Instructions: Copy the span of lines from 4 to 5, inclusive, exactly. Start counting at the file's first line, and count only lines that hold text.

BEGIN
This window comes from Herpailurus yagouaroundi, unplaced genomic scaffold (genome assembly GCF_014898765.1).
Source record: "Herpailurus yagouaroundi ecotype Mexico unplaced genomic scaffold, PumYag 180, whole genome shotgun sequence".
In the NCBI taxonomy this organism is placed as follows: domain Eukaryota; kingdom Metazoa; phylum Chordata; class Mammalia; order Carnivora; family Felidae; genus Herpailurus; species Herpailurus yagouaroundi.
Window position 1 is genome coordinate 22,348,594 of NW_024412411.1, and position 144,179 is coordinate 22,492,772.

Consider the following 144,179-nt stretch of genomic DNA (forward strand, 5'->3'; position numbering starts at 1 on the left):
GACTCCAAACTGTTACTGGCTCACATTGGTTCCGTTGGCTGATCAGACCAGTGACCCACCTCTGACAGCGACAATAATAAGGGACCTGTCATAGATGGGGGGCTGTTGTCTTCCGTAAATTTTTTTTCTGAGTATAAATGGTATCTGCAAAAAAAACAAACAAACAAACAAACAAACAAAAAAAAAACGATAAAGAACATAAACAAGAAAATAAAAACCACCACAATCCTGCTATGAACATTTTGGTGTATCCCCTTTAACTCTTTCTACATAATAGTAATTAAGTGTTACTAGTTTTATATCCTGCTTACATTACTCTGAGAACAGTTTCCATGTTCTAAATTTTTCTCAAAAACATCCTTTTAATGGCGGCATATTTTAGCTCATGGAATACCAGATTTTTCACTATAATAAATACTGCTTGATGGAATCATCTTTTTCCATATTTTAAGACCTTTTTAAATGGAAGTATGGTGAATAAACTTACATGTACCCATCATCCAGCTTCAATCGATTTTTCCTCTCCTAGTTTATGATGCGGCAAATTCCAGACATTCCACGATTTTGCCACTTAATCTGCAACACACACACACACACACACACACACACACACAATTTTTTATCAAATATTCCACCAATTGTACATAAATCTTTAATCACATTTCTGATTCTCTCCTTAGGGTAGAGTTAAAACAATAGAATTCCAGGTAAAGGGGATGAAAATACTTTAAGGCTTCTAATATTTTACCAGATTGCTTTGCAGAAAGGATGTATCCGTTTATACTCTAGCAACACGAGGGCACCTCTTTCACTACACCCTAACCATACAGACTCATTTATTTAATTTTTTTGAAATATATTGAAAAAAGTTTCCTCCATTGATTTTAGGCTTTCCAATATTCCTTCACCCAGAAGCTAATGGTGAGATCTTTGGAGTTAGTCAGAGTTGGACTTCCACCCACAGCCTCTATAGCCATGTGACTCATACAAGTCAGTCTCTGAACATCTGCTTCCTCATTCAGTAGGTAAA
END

Window position 1 is genome coordinate 22,348,594 of NW_024412411.1, and position 144,179 is coordinate 22,492,772.

Consider the following 144,179-nt stretch of genomic DNA (forward strand, 5'->3'; position numbering starts at 1 on the left):